The witness said that Officer Riser initially promised to provide him with information about the drug houses if the witness and his crew stole the houses and then kept the drugs and gave the stolen money or weapons to Officer Riser. , police said.
The plan, however, never materialized, the witness said, as Constable Riser then came up with a plan for Mr. Douglas to be kidnapped and killed for $ 3,500, police said.
After discussing the plan in a donut shop and in a park, the witness said Constable Riser drove him to a location where he identified Mr. Douglas as his target, police said.
Several days later, the witness said, he and an associate stopped and handcuffed Mr Douglas, put him in a car and drove him to a location near the Trinity River, police said. Mr Douglas was shot and killed and his body thrown into the river, the witness told police.
About two weeks later, Officer Riser contacted the witness again and told him he would pay her $ 6,000 to kidnap and kill Ms. Saenz, police said. Constable Riser told the witness that she was “an informant,” police said.
Ms Saenz was shot dead and her body was thrown into the river, police said. But the witness never collected the $ 6,000 because he and his associates were arrested in unrelated murders, police said.
Constable Riser was also arrested and charged on May 13, 2017 with assault of domestic violence, a misdemeanor. It was not immediately clear what had happened with this case and how, if it was all linked to the murders. At the time, Agent Riser was placed on administrative leave, pending an internal affairs investigation. Chief Garcia said he could not discuss the details of this case.
The chief admitted that the department allowed Constable Riser to remain on patrol after the witness implicated him in the murders in 2019. But he said “terminology is important.” The chief said a person does not become a “murder suspect” until there is enough information to find the probable cause of their murder.
“I think the community should know that this police department wants to be as thorough as possible because we certainly don’t want someone to fall through the cracks who have no reason to wear this uniform,” said Chief Garcia. “And so he’s a person of interest until he becomes a suspect.” And that’s what the hard work of our homicide detectives and the FBI were trying to do.
The “target list” found on David M. Crawford’s cell phone indicated a former police chief gripped by grievances in his personal and professional life, authorities said.
He named, among others, two doctors who had treated Mr Crawford for a back injury, a woman who had run a training program for Mr Crawford’s wife who was discussing “white privilege”, and three former police officers. who had served with Mr. Crawford during his more than three-decade career in Maryland law enforcement.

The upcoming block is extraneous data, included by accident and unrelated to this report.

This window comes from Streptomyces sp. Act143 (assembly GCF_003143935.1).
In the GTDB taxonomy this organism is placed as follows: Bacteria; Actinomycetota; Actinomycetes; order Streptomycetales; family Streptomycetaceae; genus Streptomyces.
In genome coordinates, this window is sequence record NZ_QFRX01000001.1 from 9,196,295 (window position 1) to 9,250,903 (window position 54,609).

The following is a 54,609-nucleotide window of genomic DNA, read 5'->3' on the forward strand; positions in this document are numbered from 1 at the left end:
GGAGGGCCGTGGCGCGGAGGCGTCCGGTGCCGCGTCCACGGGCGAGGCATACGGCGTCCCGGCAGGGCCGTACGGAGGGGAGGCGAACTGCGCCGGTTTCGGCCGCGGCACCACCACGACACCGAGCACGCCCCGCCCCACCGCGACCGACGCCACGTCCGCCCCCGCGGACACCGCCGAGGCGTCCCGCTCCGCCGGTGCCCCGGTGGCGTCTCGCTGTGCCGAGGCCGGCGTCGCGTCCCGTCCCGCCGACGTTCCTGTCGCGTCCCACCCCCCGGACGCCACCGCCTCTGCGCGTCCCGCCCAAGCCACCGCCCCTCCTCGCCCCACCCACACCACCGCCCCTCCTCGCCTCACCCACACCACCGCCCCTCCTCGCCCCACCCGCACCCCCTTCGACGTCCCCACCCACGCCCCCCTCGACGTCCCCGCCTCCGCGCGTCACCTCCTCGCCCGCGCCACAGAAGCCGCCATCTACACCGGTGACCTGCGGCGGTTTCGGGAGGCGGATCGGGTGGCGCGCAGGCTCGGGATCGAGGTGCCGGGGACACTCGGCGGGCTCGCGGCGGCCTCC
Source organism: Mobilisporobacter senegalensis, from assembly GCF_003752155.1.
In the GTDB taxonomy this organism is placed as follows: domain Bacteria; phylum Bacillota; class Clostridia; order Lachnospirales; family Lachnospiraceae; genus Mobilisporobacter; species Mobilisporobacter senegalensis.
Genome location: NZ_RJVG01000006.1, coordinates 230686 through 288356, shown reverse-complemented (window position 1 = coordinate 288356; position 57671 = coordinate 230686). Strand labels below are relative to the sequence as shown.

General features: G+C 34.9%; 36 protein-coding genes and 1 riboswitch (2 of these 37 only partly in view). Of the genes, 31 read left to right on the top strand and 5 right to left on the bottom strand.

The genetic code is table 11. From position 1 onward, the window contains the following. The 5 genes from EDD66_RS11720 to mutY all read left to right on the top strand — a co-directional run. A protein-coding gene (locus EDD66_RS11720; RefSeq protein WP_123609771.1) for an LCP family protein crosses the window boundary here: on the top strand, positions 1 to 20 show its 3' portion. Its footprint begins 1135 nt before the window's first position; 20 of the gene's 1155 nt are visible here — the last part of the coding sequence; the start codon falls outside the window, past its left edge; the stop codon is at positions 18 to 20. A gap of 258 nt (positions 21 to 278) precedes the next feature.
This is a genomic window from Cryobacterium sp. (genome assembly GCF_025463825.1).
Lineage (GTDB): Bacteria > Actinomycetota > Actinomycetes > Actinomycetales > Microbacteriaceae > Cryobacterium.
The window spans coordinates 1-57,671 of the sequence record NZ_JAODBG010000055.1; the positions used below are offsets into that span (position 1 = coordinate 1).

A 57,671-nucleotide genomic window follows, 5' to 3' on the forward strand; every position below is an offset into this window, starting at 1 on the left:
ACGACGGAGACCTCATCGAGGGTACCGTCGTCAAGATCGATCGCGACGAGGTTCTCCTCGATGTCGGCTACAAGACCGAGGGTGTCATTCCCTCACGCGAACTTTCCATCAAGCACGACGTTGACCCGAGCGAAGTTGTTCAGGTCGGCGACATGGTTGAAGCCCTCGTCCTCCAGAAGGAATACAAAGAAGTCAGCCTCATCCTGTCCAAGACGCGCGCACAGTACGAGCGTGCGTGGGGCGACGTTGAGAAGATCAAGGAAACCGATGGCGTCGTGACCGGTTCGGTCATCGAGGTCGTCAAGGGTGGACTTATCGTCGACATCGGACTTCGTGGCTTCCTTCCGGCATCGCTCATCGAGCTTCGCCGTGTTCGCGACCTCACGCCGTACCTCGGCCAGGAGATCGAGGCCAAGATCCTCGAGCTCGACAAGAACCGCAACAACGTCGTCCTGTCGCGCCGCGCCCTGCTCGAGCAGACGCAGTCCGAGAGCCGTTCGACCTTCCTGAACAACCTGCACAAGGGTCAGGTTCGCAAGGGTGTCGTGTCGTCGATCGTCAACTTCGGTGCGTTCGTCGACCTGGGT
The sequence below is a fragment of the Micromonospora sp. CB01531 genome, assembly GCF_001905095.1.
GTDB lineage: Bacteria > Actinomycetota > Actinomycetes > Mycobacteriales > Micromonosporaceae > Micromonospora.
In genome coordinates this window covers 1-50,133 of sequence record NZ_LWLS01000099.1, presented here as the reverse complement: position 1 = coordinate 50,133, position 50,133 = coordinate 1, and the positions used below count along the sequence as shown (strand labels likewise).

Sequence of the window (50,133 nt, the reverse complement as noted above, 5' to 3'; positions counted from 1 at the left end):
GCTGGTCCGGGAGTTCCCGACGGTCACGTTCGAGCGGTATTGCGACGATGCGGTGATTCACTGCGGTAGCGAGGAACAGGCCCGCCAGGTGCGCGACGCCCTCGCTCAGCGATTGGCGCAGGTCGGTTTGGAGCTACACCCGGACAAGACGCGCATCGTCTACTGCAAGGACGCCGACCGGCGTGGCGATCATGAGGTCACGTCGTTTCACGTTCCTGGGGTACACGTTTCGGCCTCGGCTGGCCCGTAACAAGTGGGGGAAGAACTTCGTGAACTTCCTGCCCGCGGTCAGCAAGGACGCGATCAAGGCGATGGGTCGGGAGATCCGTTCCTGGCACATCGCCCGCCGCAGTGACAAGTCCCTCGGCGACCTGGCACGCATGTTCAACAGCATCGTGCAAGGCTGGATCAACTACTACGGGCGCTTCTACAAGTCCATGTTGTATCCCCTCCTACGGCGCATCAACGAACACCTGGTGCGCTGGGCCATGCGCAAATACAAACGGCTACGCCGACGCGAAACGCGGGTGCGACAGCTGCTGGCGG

The “target list” was key piece of evidence, said authorities, who linked Mr Crawford, a former police chief in two Maryland towns, to an arson attack that reportedly included at least 12 fires that targeted Mr. Crawford. enemies across the state from 2011 to 2020.
All the fires were on at night. In six of the fires, victims slept at home with their families. No one was injured, but the fires caused hundreds of thousands of dollars in damage, and authorities said there were “clear signs” that people were at home when Mr Crawford lit a certain number of fires.
Mr Crawford, 69, of Ellicott City, Md., Was arrested on Wednesday and charged with at least 12 counts of attempted first degree murder, 12 counts of attempted second degree murder and multiple counts arson, authorities said.
He was taken into custody after a years-long investigation uncovered internet search logs, burnt bluejeans left in a storm sewer and other evidence linking Mr Crawford to the crimes, authorities said. Prosecutors said Mr Crawford burned down homes, garages and cars in five Maryland counties: Prince George’s, Montgomery, Howard, Frederick and Charles.
The fires, prosecutors said, shared a surprisingly similar pattern. The arsonist often appeared on surveillance video wearing a sweatshirt with a tightly pulled hood, hiding his face. The person poured gasoline into gallon jugs and used a stick wrapped in cloth. Sometimes a silver sedan was seen near the crime scene.
As investigators began to investigate Mr Crawford, the links between him and the fires became clearer, authorities said. All of the victims were relatives or people with “known connections” to Mr Crawford or his wife, Mary Crawford, police said in court documents. Investigators said he had targeted “victims with whom he had previously had disagreements.”
The fires targeted a former administrator in the town of Laurel; former Police Chief Laurel who replaced Crawford after his resignation in 2010; two married chiropractors who had treated him 19 times for a back injury; and Mr. Crawford’s own son-in-law, with whom he had had many heated arguments.